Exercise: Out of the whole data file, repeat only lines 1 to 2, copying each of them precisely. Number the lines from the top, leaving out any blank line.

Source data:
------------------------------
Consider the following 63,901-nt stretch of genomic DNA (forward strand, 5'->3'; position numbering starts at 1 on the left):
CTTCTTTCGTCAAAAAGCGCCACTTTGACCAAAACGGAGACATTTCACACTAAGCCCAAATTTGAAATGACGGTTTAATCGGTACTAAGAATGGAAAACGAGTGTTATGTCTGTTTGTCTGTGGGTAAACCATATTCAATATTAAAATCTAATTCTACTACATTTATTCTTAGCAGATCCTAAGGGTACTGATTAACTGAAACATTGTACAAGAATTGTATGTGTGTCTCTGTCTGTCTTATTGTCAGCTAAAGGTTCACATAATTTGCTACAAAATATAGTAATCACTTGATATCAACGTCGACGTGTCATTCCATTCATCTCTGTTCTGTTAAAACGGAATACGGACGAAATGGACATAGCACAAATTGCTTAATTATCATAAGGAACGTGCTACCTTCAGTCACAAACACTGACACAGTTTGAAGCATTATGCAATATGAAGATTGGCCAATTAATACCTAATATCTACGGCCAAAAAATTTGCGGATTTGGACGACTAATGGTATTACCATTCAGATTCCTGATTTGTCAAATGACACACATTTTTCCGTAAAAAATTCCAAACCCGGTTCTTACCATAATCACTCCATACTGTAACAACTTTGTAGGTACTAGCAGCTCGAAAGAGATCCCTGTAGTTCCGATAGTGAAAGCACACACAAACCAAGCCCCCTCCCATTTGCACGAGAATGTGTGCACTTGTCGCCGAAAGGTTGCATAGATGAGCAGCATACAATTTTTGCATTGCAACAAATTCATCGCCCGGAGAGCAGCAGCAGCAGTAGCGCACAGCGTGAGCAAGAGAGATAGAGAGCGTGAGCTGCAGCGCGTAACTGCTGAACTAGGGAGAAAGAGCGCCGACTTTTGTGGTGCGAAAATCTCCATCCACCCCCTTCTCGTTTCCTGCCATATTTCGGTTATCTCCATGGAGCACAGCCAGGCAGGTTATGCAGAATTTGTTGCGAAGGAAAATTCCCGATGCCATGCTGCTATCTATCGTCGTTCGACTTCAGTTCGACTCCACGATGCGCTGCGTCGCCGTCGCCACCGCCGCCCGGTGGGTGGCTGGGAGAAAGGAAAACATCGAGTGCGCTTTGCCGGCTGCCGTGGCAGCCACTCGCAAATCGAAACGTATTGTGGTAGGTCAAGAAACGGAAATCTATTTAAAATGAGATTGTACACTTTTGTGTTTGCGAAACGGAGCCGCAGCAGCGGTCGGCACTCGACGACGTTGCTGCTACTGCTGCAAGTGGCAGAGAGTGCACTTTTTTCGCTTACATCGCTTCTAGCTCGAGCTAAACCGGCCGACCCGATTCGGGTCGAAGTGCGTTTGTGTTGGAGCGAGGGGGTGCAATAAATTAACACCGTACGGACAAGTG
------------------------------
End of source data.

Consider the following 63,901-nt stretch of genomic DNA (forward strand, 5'->3'; position numbering starts at 1 on the left):
CTTCTTTCGTCAAAAAGCGCCACTTTGACCAAAACGGAGACATTTCACACTAAGCCCAAATTTGAAATGACGGTTTAATCGGTACTAAGAATGGAAAACGAGTGTTATGTCTGTTTGTCTGTGGGTAAACCATATTCAATATTAAAATCTAATTCTACTACATTTATTCTTAGCAGATCCTAAGGGTACTGATTAACTGAAACATTGTACAAGAATTGTATGTGTGTCTCTGTCTGTCTTATTGTCAGCTAAAGGTTCACATAATTTGCTACAAAATATAGTAATCACTTGATATCAACGTCGACGTGTCATTCCATTCATCTCTGTTCTGTTAAAACGGAATACGGACGAAATGGACATAGCACAAATTGCTTAATTATCATAAGGAACGTGCTACCTTCAGTCACAAACACTGACACAGTTTGAAGCATTATGCAATATGAAGATTGGCCAATTAATACCTAATATCTACGGCCAAAAAATTTGCGGATTTGGACGACTAATGGTATTACCATTCAGATTCCTGATTTGTCAAATGACACACATTTTTCCGTAAAAAATTCCAAACCCGGTTCTTACCATAATCACTCCATACTGTAACAACTTTGTAGGTACTAGCAGCTCGAAAGAGATCCCTGTAGTTCCGATAGTGAAAGCACACACAAACCAAGCCCCCTCCCATTTGCACGAGAATGTGTGCACTTGTCGCCGAAAGGTTGCATAGATGAGCAGCATACAATTTTTGCATTGCAACAAATTCATCGCCCGGAGAGCAGCAGCAGCAGTAGCGCACAGCGTGAGCAAGAGAGATAGAGAGCGTGAGCTGCAGCGCGTAACTGCTGAACTAGGGAGAAAGAGCGCCGACTTTTGTGGTGCGAAAATCTCCATCCACCCCCTTCTCGTTTCCTGCCATATTTCGGTTATCTCCATGGAGCACAGCCAGGCAGGTTATGCAGAATTTGTTGCGAAGGAAAATTCCCGATGCCATGCTGCTATCTATCGTCGTTCGACTTCAGTTCGACTCCACGATGCGCTGCGTCGCCGTCGCCACCGCCGCCCGGTGGGTGGCTGGGAGAAAGGAAAACATCGAGTGCGCTTTGCCGGCTGCCGTGGCAGCCACTCGCAAATCGAAACGTATTGTGGTAGGTCAAGAAACGGAAATCTATTTAAAATGAGATTGTACACTTTTGTGTTTGCGAAACGGAGCCGCAGCAGCGGTCGGCACTCGACGACGTTGCTGCTACTGCTGCAAGTGGCAGAGAGTGCACTTTTTTCGCTTACATCGCTTCTAGCTCGAGCTAAACCGGCCGACCCGATTCGGGTCGAAGTGCGTTTGTGTTGGAGCGAGGGGGTGCAATAAATTAACACCGTACGGACAAGTG